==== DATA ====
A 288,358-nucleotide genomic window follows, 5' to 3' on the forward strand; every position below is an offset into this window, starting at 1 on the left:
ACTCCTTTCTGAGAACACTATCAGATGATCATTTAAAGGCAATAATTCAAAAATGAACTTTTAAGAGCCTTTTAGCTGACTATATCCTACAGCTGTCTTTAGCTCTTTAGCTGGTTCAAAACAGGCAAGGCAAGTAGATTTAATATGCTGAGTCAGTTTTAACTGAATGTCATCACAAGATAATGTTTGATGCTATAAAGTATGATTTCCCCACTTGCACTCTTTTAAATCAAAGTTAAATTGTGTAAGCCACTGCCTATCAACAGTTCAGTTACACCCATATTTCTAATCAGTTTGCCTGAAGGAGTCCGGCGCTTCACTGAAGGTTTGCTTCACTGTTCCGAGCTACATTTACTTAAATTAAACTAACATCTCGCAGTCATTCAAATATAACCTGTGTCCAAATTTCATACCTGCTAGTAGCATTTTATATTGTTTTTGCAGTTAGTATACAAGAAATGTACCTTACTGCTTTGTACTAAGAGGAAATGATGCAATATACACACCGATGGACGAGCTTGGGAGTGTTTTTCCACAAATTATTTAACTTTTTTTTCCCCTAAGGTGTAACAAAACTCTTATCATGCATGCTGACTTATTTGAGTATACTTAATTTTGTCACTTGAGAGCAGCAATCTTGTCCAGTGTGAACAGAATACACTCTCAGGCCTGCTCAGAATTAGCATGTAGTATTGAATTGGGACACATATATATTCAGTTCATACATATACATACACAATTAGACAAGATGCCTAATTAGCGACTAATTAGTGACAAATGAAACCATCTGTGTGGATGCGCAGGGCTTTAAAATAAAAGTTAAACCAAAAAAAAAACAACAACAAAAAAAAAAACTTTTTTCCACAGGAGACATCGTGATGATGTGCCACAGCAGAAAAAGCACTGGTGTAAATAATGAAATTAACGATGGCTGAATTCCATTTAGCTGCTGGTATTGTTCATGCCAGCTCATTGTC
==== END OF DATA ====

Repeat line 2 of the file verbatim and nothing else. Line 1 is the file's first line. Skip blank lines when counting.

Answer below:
ACTCCTTTCTGAGAACACTATCAGATGATCATTTAAAGGCAATAATTCAAAAATGAACTTTTAAGAGCCTTTTAGCTGACTATATCCTACAGCTGTCTTTAGCTCTTTAGCTGGTTCAAAACAGGCAAGGCAAGTAGATTTAATATGCTGAGTCAGTTTTAACTGAATGTCATCACAAGATAATGTTTGATGCTATAAAGTATGATTTCCCCACTTGCACTCTTTTAAATCAAAGTTAAATTGTGTAAGCCACTGCCTATCAACAGTTCAGTTACACCCATATTTCTAATCAGTTTGCCTGAAGGAGTCCGGCGCTTCACTGAAGGTTTGCTTCACTGTTCCGAGCTACATTTACTTAAATTAAACTAACATCTCGCAGTCATTCAAATATAACCTGTGTCCAAATTTCATACCTGCTAGTAGCATTTTATATTGTTTTTGCAGTTAGTATACAAGAAATGTACCTTACTGCTTTGTACTAAGAGGAAATGATGCAATATACACACCGATGGACGAGCTTGGGAGTGTTTTTCCACAAATTATTTAACTTTTTTTTCCCCTAAGGTGTAACAAAACTCTTATCATGCATGCTGACTTATTTGAGTATACTTAATTTTGTCACTTGAGAGCAGCAATCTTGTCCAGTGTGAACAGAATACACTCTCAGGCCTGCTCAGAATTAGCATGTAGTATTGAATTGGGACACATATATATTCAGTTCATACATATACATACACAATTAGACAAGATGCCTAATTAGCGACTAATTAGTGACAAATGAAACCATCTGTGTGGATGCGCAGGGCTTTAAAATAAAAGTTAAACCAAAAAAAAAACAACAACAAAAAAAAAAACTTTTTTCCACAGGAGACATCGTGATGATGTGCCACAGCAGAAAAAGCACTGGTGTAAATAATGAAATTAACGATGGCTGAATTCCATTTAGCTGCTGGTATTGTTCATGCCAGCTCATTGTC